The Mighty Phoenix

Support for Survivors of Incest, Sexual Abuse, Domestic Violence from author & survivor Marie Waldrep

Temporary Protective Order

What is a Temporary Protective Order?

A Temporary Protective Order (TPO) is a legal document issued by a court to help victims obtain protection from persons abusing, harassing, or stalking them. This order will generally state that one person is prohibited from having contact with another person and may even remove or restrict someone from a certain place or residence.

How to Obtain a TPO

Generally, TPO's are issued through the Superior Court of the County in which the perpetrator or defendant lives. If the perpetrator is not a resident of the State of Georgia, the order may be issued in the County where the abuse occurred.

The following must occur before a Judge will consider issuing a TPO:
* a recent act of Family Violence
* Victim or some one acting on victims behalf must complete petition requesting a TPO
* Victim will then speak with the Judge
* If the Judge finds that the order should be issued, the proper papers will be filed with the clerks office and the Sheriff's office will receive a copy of the order so that the defendant can be served with the order
* Both the perpetrator and the victim will have to appear before a judge within 30 days of the original order to determine whether or not the TPO
should be extended for up to six months
* If the defendant violates the provisions set forth in the order, he/she can be held in contempt of court and/or possibly be arrested for a criminal violation. Any violation of the order should be reported to law enforcement and the courts.

Who can apply for a TPO?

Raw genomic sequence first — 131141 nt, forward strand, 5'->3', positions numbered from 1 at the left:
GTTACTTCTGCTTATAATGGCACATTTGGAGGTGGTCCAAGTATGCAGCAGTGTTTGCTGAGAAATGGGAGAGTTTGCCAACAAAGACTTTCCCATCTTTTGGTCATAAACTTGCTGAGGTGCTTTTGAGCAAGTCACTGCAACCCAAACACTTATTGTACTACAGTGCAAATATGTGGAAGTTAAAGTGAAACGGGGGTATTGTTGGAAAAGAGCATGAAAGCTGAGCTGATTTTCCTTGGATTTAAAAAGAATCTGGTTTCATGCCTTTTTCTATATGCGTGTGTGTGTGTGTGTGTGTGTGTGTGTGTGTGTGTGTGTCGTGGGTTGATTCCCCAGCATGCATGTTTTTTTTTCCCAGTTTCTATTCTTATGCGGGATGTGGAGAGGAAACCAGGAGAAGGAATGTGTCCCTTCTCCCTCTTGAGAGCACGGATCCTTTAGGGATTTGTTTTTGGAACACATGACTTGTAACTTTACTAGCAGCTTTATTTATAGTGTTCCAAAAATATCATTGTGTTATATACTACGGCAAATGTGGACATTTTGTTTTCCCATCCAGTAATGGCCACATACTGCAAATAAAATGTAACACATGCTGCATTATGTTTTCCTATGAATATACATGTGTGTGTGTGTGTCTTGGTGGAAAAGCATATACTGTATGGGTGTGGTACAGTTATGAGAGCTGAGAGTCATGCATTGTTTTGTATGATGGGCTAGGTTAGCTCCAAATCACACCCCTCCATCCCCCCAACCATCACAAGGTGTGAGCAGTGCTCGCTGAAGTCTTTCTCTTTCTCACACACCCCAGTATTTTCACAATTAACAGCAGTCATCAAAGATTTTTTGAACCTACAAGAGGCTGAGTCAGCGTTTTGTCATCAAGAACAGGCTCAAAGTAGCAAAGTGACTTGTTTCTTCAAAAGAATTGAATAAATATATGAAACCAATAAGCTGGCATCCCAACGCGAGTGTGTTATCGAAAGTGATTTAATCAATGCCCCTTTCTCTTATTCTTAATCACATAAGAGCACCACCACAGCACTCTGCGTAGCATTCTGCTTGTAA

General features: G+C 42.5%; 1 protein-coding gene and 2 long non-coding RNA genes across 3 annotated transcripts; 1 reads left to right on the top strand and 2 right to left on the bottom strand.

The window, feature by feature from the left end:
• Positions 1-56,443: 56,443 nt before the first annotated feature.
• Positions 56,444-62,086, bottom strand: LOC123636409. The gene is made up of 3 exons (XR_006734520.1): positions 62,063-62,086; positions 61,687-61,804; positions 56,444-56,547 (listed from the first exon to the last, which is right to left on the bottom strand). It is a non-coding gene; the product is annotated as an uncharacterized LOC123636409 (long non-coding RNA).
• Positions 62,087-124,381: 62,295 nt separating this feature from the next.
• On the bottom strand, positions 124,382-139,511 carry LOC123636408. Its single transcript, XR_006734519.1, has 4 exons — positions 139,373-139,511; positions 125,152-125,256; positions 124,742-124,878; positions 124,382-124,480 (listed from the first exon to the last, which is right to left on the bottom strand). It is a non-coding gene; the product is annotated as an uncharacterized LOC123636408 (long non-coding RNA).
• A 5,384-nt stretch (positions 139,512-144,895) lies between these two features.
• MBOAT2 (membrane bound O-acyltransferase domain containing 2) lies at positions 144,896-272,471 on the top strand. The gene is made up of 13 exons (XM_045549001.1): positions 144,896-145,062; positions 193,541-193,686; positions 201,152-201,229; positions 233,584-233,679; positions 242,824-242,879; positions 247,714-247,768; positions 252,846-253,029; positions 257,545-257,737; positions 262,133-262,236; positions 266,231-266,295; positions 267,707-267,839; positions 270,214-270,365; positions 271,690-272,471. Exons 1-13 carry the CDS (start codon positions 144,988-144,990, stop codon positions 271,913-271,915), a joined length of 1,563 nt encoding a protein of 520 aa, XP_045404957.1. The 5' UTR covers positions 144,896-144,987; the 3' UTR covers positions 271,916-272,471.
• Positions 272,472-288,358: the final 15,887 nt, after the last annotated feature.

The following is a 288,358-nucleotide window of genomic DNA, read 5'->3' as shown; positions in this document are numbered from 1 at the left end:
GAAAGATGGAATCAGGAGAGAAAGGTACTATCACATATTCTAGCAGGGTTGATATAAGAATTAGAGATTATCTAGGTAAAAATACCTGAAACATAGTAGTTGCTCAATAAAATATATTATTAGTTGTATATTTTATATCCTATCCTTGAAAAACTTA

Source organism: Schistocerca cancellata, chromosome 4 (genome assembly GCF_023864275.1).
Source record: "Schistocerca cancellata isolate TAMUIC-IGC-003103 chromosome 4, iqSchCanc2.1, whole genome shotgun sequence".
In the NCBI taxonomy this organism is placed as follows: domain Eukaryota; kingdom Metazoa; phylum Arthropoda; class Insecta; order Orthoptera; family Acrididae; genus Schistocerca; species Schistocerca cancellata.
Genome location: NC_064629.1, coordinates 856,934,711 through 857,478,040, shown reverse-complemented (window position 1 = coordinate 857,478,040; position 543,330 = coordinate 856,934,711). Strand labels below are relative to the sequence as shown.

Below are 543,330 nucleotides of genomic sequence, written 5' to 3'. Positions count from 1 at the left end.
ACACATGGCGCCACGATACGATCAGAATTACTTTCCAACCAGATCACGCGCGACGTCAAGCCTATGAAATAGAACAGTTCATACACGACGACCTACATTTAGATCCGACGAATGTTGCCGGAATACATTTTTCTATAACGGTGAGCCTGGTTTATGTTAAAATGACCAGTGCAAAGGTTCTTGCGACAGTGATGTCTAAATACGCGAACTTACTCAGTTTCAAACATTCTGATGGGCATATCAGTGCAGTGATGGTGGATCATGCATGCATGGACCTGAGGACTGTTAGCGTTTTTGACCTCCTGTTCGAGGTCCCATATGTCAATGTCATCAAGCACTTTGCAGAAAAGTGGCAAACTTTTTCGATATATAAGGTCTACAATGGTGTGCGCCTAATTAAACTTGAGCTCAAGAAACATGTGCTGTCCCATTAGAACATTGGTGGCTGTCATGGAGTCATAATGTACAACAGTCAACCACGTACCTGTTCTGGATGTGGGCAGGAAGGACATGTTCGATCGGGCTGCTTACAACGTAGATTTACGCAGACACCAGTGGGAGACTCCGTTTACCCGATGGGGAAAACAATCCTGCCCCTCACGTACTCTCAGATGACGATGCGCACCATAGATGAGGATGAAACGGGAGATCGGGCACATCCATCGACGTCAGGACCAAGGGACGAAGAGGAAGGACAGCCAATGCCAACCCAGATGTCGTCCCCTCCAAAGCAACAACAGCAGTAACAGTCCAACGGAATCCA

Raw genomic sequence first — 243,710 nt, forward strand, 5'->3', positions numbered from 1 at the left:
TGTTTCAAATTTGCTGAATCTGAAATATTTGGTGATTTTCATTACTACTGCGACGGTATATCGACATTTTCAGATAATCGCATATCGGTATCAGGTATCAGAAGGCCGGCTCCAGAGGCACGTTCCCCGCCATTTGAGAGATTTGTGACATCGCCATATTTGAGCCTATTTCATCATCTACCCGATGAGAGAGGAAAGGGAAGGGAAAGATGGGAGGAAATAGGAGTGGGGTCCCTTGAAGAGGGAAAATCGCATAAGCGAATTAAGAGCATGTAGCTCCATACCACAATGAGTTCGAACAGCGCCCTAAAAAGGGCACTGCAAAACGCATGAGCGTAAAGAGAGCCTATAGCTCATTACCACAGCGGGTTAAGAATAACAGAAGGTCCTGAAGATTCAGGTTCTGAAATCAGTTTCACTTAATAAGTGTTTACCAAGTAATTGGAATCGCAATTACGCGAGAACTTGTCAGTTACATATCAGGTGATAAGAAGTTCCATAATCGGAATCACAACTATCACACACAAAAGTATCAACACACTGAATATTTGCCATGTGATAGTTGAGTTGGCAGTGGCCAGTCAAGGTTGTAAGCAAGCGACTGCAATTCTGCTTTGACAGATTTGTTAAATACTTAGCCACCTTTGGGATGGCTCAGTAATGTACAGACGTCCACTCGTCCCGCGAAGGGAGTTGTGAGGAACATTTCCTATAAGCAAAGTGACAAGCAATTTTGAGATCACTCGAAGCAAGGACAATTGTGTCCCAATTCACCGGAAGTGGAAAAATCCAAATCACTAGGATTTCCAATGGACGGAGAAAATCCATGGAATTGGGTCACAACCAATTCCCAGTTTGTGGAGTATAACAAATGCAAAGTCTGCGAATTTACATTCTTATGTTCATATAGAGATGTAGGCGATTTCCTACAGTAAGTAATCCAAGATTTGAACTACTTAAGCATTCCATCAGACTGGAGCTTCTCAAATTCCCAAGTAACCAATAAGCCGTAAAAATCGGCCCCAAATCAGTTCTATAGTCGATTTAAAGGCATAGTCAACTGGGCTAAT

Under Georgia Law, an application for a  TPO can be made when an act of family violence has occurred in one of the following relationships:
* past or present spouses
* persons who are parents of the same children
* parents and children
* step-parents and step-children
* foster parents and foster children
* persons living or formerly living in the same household
* victims of Stalking

No-Contact Order 

"No-Contact" vs. Restraining Order

There are numerous differences between these procedures. A "no-contact" order is an automatic condition of a defendant's bond that will be ordered by the judge regarding a violent crime. The majority of domestic violence cases have this condition imposed upon the person charged.

The "no-contact" is in effect for the entire length of the criminal case or until the victim requests that it be removed or "lifted." It is only removed after the approval of the District Attorney and the judge handling the case. On average, this takes between seven to eleven days. This order may include the victim as well as any children that were involved, and is put in place for the victims' protection.

A "no-contact" means that a defendant is not to call, write, have a third party contact, or themselves physically contact the victim or any other party the judge orders the defendant have "no contact" with. However, this order does have an expiration date once a deferred sentence or probationary sentence has been successfully completed.

A "no-contact" is often ordered by a judge as part of a sentence as well. For further information, call the Victim/Witness program in the District Attorney's office.

While a "no-contact" is a criminal process, a restraining order is entirely held in the civil courts. A person seeking a restraining order prohibiting another person from having contact with them must fill out an application, as well as go before a judge to plead their case.
First a temporary restraining order (TRO) is granted, then a permanent restraining order (PRO) is granted following a second hearing approximately two weeks later. For more information, call the Clerk of the Superior and State Courts.

If a temporary or permanent restraining order is violated, this is a criminal offense and the District Attorney's office would become involved once the police were notified, and confirmed that a violation of the order had occurred.